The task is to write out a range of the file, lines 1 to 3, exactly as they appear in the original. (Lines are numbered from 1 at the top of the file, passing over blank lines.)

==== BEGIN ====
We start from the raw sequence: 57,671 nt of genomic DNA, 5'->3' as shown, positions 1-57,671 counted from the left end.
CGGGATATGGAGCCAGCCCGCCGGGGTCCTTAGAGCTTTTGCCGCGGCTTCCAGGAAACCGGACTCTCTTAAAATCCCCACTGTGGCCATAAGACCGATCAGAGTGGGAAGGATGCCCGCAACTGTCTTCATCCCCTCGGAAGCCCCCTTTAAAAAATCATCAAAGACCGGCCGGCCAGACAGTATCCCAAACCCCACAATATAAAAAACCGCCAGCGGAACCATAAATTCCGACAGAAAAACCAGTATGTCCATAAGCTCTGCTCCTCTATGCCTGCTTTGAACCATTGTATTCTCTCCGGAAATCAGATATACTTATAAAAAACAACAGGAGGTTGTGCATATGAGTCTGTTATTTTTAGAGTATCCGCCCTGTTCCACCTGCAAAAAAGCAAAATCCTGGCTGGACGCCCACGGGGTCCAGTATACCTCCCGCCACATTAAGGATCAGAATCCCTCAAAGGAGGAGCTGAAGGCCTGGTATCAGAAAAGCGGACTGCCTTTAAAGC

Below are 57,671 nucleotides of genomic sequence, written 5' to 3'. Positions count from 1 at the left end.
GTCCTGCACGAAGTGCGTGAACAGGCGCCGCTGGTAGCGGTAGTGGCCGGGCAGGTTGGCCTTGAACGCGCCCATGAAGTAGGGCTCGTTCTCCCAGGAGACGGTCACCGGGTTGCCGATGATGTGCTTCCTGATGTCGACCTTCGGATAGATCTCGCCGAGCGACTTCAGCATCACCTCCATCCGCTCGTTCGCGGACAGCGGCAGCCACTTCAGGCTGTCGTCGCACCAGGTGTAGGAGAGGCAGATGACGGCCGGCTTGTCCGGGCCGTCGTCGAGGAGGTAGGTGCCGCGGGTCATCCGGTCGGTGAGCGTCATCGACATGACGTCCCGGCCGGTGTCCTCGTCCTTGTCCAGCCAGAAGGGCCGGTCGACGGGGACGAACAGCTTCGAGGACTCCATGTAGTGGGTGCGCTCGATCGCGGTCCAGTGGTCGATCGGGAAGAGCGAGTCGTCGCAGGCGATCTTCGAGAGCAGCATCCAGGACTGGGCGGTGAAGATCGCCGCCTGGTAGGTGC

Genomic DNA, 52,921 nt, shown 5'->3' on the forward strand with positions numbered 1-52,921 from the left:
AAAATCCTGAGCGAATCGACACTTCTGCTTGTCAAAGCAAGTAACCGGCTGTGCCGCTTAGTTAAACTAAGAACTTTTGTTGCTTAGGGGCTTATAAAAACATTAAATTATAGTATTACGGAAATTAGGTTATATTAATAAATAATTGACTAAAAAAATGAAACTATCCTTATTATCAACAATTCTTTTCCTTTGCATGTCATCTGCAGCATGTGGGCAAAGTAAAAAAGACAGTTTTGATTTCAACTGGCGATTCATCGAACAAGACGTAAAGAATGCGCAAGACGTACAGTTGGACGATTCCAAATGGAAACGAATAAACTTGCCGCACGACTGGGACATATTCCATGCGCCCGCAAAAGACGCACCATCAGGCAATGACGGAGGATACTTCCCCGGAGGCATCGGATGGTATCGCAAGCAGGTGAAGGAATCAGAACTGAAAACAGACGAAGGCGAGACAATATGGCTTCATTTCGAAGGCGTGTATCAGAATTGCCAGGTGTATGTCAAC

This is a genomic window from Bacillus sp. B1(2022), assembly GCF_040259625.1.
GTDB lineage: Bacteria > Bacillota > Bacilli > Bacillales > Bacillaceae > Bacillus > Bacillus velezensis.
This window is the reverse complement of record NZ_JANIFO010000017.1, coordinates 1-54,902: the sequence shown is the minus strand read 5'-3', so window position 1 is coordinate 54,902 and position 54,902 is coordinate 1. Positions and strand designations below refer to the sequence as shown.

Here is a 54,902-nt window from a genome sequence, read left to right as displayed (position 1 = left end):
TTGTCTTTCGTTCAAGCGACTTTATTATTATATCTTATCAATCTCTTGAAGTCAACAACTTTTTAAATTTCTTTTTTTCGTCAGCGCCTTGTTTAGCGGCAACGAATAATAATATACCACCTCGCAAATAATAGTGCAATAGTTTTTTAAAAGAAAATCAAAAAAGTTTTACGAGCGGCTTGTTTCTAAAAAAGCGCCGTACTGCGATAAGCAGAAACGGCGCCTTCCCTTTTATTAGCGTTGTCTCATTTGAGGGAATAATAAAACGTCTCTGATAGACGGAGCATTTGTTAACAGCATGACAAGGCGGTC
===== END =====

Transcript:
We start from the raw sequence: 57,671 nt of genomic DNA, 5'->3' as shown, positions 1-57,671 counted from the left end.
CGGGATATGGAGCCAGCCCGCCGGGGTCCTTAGAGCTTTTGCCGCGGCTTCCAGGAAACCGGACTCTCTTAAAATCCCCACTGTGGCCATAAGACCGATCAGAGTGGGAAGGATGCCCGCAACTGTCTTCATCCCCTCGGAAGCCCCCTTTAAAAAATCATCAAAGACCGGCCGGCCAGACAGTATCCCAAACCCCACAATATAAAAAACCGCCAGCGGAACCATAAATTCCGACAGAAAAACCAGTATGTCCATAAGCTCTGCTCCTCTATGCCTGCTTTGAACCATTGTATTCTCTCCGGAAATCAGATATACTTATAAAAAACAACAGGAGGTTGTGCATATGAGTCTGTTATTTTTAGAGTATCCGCCCTGTTCCACCTGCAAAAAAGCAAAATCCTGGCTGGACGCCCACGGGGTCCAGTATACCTCCCGCCACATTAAGGATCAGAATCCCTCAAAGGAGGAGCTGAAGGCCTGGTATCAGAAAAGCGGACTGCCTTTAAAGC

Below are 57,671 nucleotides of genomic sequence, written 5' to 3'. Positions count from 1 at the left end.